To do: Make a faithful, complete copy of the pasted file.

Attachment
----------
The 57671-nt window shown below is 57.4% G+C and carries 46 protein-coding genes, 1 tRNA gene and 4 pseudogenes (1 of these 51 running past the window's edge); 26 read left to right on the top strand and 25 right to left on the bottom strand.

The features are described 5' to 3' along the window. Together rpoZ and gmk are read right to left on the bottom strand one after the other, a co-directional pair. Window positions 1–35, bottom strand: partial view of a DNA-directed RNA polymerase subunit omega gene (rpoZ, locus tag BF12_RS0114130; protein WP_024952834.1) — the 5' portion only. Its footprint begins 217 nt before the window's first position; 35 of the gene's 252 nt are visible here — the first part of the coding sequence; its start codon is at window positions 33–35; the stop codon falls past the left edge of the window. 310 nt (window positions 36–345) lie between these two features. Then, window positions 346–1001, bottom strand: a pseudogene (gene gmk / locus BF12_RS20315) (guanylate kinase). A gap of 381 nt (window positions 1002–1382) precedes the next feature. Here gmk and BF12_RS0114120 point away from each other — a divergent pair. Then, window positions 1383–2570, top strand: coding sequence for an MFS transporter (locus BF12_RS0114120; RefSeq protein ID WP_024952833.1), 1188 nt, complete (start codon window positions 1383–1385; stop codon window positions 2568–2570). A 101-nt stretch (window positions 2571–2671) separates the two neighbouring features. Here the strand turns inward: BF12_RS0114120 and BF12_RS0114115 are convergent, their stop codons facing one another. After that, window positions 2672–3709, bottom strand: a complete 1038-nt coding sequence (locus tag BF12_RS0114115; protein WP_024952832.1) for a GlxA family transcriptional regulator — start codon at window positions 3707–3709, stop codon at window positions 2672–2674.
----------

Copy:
The 57671-nt window shown below is 57.4% G+C and carries 46 protein-coding genes, 1 tRNA gene and 4 pseudogenes (1 of these 51 running past the window's edge); 26 read left to right on the top strand and 25 right to left on the bottom strand.

The features are described 5' to 3' along the window. Together rpoZ and gmk are read right to left on the bottom strand one after the other, a co-directional pair. Window positions 1–35, bottom strand: partial view of a DNA-directed RNA polymerase subunit omega gene (rpoZ, locus tag BF12_RS0114130; protein WP_024952834.1) — the 5' portion only. Its footprint begins 217 nt before the window's first position; 35 of the gene's 252 nt are visible here — the first part of the coding sequence; its start codon is at window positions 33–35; the stop codon falls past the left edge of the window. 310 nt (window positions 36–345) lie between these two features. Then, window positions 346–1001, bottom strand: a pseudogene (gene gmk / locus BF12_RS20315) (guanylate kinase). A gap of 381 nt (window positions 1002–1382) precedes the next feature. Here gmk and BF12_RS0114120 point away from each other — a divergent pair. Then, window positions 1383–2570, top strand: coding sequence for an MFS transporter (locus BF12_RS0114120; RefSeq protein ID WP_024952833.1), 1188 nt, complete (start codon window positions 1383–1385; stop codon window positions 2568–2570). A 101-nt stretch (window positions 2571–2671) separates the two neighbouring features. Here the strand turns inward: BF12_RS0114120 and BF12_RS0114115 are convergent, their stop codons facing one another. After that, window positions 2672–3709, bottom strand: a complete 1038-nt coding sequence (locus tag BF12_RS0114115; protein WP_024952832.1) for a GlxA family transcriptional regulator — start codon at window positions 3707–3709, stop codon at window positions 2672–2674.